Activation of the protein complex TORC 2 recently led to an astonishing discovery. United States and Japanese researchers claim to have laid hands on a probable step in metabolic pathways associated with diabetes and cancer. The protein Akt is a hallmark in the way cells respond to insulin supposedly activated by TORC 2.
Generally normal insulin is believed to make fat and muscle cells take up sugar from the blood. Type 2 diabetes patients probably produce adequate insulin, yet their cells fail to respond accurately. Akt is seemingly involved in the series of steps between insulin exposure and sugar uptake. The protein may make proteins that take sugar from the blood to travel towards the cell surface. Tested mice that lack Akt presumably developed diabetes-like symptoms. Other than its role in diabetes, Akt also seems to regulate cell growth in early embryos and can enhance the growth of cancer cells.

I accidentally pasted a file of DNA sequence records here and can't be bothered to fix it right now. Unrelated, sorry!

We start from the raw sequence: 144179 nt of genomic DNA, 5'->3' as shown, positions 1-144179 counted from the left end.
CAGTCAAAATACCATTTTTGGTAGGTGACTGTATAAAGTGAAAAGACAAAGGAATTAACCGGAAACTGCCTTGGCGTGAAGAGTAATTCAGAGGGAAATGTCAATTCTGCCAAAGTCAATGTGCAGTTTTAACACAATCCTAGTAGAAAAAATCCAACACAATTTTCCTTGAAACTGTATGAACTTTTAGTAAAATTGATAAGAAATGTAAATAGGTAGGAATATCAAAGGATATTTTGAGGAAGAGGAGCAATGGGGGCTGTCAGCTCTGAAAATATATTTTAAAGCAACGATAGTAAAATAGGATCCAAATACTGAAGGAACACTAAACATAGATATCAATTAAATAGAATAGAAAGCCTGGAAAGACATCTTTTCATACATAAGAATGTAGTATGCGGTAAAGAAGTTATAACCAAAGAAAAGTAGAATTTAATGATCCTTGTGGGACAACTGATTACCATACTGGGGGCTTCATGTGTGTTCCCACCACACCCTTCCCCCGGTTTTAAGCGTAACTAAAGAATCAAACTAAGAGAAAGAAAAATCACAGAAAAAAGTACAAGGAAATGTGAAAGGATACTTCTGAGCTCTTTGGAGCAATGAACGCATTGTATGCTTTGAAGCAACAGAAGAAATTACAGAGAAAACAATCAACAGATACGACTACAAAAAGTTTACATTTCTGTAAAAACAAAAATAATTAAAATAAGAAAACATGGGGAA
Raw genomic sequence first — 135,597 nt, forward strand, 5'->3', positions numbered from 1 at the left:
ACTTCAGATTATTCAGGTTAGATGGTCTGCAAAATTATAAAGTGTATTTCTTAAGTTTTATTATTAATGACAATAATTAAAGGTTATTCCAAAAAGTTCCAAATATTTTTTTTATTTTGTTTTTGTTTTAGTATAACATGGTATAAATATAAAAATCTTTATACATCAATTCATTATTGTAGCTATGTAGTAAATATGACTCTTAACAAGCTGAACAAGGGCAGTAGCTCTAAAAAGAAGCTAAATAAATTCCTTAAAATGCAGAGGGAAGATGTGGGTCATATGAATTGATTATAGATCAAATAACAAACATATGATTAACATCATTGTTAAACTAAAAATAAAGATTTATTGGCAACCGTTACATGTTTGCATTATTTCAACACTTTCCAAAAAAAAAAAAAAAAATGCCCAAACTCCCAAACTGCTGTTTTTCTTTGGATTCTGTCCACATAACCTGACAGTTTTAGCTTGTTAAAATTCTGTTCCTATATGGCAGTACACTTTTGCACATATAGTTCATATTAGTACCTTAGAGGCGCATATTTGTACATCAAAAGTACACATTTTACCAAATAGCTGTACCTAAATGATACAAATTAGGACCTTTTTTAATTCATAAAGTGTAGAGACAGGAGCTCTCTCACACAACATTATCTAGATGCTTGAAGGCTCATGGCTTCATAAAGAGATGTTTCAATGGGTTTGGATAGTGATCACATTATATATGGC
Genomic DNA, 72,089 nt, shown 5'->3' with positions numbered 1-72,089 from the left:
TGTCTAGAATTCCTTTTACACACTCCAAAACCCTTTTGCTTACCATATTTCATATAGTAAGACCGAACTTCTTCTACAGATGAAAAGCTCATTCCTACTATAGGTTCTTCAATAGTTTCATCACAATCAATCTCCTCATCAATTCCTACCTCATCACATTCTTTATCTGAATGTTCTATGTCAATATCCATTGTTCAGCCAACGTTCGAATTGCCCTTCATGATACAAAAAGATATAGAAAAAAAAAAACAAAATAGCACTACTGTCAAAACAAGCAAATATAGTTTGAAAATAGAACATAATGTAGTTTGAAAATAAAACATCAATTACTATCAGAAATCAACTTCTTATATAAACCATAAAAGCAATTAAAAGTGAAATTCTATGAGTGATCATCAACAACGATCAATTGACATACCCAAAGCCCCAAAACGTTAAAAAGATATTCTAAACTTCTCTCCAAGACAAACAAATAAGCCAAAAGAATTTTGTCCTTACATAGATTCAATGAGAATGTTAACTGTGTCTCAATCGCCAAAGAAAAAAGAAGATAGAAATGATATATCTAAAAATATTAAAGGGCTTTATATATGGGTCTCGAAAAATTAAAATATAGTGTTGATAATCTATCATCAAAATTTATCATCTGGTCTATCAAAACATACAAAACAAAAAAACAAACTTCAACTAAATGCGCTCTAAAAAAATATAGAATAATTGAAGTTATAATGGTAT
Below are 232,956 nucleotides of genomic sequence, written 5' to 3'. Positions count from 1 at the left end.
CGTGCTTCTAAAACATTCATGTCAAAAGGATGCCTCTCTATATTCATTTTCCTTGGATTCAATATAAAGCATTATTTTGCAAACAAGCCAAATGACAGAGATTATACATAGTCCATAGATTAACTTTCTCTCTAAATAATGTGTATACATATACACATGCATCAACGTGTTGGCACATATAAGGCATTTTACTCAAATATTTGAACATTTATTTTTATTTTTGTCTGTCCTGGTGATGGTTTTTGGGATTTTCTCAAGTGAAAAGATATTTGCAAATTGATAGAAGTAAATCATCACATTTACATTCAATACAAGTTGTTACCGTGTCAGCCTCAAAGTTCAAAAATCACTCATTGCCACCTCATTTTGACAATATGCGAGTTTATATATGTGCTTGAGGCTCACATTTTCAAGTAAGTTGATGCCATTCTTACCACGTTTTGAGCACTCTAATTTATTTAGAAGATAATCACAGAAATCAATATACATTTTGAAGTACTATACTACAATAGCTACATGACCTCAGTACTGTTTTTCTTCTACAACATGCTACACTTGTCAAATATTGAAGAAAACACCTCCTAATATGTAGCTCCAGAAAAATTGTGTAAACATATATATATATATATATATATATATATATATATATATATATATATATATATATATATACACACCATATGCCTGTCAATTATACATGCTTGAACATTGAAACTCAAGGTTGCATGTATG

It is assumed that the complex is very much alike organisms ranging from humans to yeast. While examining yeast, it appeared that the protein Ryh1 once bound to another molecule known as guanosine triphosphate is required to activate TORC 2. Yeast strains probably have a defective form of Ryh1 that are more sensitive to temperature or other stressful conditions. Similar to Rab6, the human Rab6 may replace yeast Ryh1 as an activator of TORC 2 in defective yeast strains. Kazuo Shiozaki, professor of microbiology in the College of Biological Sciences at UC Davis and senior author and colleagues believe that Rab6 plays a dual role in insulin signaling.
The research was published online in the journal Current Biology.